Weir Teaches, Mayer Learns & We Win in Philly

by Chris Snyder

Photos by Katie Friesema

Three shows into the tour, Dead & Company, are heating up the chilly Northeast on the Fall Tour. With two strong showings in New York City, the tour rolled into The City Of Brotherly Love (Philadelphia) on Thursday evening at The Wells Fargo Center.

In classic Deadhead fashion you could see people around the venue with their finger in the air hoping to get a miracle. Shakedown Street was filled to the gills with vendors selling shirts, pins and other tour merchandise. For decades the band has been more just music but family.

As you entered the arena you could legendary names like Sir Charles Barkley (76ers) and Bobby Clarke (Flyers) names hanging by the rafters. But instead of sports heroes, on this evening, we had some musical legends hit the stage.

In contrast to the tour opener (“Shakedown Street”), the boys kicked things off with a slowed down rendition of Martha Reeves & The Vandellas number, “Dancing In The Streets.” This gave time for those running a little late to settle in for the evening grab a $13 brew or $8 slice of Lorenzo’s pizza.

The low key vibe continued when Weir and Mayer stepped to the mic for “Friend Of The Devil.” The classic tune off of American Beauty had fans young and old singing from the bottom of their hearts. The beauty of this supergroup is that you generations of folks enjoying the tunes, and bringing the joy of The Grateful Dead music to the forefront. You can see Mayer leaning on Weir’s experience as they glide through this staple tune.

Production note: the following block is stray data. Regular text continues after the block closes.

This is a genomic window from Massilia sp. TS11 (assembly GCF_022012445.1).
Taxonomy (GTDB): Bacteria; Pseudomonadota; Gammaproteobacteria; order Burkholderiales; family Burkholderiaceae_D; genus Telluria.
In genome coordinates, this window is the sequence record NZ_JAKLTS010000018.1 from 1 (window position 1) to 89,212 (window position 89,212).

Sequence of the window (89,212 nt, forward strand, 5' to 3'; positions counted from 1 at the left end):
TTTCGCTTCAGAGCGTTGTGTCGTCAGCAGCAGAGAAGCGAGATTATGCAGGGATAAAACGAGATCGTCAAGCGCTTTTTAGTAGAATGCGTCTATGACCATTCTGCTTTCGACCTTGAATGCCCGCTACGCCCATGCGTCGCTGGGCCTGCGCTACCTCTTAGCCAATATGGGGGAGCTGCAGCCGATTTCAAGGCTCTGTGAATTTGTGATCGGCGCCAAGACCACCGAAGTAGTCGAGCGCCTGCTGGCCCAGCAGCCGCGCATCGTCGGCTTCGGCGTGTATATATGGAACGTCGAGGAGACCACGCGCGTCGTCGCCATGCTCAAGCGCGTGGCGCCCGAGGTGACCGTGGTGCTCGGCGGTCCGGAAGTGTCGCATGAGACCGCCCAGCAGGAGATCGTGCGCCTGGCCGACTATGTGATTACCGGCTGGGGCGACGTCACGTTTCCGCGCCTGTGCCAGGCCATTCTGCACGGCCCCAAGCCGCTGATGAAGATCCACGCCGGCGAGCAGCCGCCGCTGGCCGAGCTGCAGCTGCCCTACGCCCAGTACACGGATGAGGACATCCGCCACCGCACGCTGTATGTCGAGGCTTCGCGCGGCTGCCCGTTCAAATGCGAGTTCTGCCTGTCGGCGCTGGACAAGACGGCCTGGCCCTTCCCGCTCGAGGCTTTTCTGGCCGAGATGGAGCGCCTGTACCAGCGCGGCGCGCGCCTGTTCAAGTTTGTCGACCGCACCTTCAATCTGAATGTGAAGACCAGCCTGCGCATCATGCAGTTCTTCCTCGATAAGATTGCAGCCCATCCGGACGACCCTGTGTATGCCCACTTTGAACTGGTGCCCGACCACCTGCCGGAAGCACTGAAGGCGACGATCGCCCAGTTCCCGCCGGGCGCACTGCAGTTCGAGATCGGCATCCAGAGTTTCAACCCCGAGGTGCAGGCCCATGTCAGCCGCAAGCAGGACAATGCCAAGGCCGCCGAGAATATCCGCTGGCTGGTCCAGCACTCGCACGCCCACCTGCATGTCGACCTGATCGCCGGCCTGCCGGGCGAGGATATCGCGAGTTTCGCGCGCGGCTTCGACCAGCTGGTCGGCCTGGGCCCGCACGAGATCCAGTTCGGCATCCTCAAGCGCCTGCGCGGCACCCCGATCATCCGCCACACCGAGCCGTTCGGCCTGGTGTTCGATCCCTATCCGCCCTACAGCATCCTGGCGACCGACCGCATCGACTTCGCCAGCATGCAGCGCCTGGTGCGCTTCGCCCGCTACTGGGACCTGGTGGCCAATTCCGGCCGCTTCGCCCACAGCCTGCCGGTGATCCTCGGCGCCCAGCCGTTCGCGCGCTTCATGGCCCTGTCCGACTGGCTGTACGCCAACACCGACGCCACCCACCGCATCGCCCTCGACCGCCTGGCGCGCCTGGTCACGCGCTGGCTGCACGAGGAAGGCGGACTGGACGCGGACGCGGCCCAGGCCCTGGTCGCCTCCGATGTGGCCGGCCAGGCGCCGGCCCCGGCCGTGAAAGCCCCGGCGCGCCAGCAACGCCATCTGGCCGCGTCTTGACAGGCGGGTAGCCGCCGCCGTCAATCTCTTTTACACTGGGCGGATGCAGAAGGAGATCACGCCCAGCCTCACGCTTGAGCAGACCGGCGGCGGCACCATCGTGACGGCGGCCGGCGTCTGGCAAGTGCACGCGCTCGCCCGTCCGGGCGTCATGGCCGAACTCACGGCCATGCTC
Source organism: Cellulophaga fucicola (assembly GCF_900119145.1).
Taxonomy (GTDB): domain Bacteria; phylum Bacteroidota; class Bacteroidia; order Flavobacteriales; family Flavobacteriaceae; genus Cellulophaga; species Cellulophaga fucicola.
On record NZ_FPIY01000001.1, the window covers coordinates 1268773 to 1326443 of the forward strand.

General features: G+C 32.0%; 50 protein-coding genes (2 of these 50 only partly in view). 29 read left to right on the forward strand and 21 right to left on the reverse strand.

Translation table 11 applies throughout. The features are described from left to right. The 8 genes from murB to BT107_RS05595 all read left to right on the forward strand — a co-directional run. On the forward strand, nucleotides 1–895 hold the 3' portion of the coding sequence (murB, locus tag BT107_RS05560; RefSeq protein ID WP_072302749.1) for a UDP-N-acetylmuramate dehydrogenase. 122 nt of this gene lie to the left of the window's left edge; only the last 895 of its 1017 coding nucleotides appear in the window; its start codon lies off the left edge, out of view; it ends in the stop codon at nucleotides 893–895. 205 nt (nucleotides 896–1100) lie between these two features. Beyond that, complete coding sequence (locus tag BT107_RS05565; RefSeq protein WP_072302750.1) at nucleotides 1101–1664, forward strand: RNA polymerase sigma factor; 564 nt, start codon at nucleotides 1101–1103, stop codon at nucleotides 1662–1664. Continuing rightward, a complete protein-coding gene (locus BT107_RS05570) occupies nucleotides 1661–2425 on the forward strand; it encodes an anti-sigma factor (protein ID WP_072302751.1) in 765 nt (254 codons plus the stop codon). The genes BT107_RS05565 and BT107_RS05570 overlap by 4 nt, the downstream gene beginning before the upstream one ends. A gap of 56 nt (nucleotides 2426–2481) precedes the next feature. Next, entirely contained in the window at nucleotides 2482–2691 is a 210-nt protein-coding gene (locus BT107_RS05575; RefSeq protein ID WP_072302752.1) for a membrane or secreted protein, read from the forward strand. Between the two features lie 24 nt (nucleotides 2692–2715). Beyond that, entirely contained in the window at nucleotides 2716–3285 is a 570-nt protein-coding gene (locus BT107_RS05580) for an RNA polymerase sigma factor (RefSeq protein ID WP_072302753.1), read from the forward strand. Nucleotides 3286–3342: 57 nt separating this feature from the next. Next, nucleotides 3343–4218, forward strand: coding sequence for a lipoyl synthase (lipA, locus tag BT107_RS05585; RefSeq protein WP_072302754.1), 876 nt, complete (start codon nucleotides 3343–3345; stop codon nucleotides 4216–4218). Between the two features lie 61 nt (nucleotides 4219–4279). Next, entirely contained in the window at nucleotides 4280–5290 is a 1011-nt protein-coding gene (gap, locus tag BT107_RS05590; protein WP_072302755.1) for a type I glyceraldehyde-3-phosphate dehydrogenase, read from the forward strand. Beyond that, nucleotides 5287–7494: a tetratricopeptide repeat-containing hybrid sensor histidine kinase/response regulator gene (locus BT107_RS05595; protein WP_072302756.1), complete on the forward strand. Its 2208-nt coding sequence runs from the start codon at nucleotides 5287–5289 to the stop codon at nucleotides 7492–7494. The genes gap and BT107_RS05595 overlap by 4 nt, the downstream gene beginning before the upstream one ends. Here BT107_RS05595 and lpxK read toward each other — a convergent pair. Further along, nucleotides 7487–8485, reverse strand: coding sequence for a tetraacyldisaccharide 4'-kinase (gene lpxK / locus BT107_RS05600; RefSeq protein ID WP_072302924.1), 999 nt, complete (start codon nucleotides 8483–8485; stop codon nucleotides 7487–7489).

An early highlight was the Weir-led rendition of “New Minglewood Blues,” adding in Philadelphia during “Well a couple of shots of whiskey, women round here start lookin’ good.” This brought the Wells Fargo Center decibel level up to a deafening roar. At this point in the evening you could tell that the band was loosening up and settling in. It was evident that Mayer is learning more every night about the history of The Grateful Dead, as he is stands closely to Weir during his solos. Ever the listener, you can feel him feed off the energy and instructions, both verbal and nonverbal, from Weir. Chimenti had some shining moments throughout the opening set, which, for me, really takes the sound to the next level.

Three shows into the tour and the sextet were feeling the music more and more each night. As the lights went down on The City Of Brotherly Love, the musicians dove into a “Dark Star” that clocked in at 28+ minutes. The extended jam gave Kreutzmann and Hart a opportunity to showcase their masterful drumming skills. Even after decades playing together, you can still hear some little nuances between the hall of fame percussionists. The true highlight came mid way through set two with a smoking version of “Deal,” which had Mayer dancing around the stage like a little kid, and then flowed nicely into an ethereal “Eyes Of The World.”

“Dear Prudence.” What else can you say? This was pure beauty, and it was great to see a singer/songwriter like Weir interpret a such a classic number.

You could see that a few days rest gave Dead & Co. time to brush up on some of the hiccups during the Madison Square Garden two night stand. “Going Down The Road Feeling Bad” & “Black Muddy River” sealed the deal on a beautiful night of music in Philly.

Let’s be honest, there are going to be up and downs with any band, but it’s amazing that six musicians can get onstage night after night and bring joy to arenas throughout the country. The young buck is learning from the master about music and culture that has surrounded the Grateful Dead for decades.

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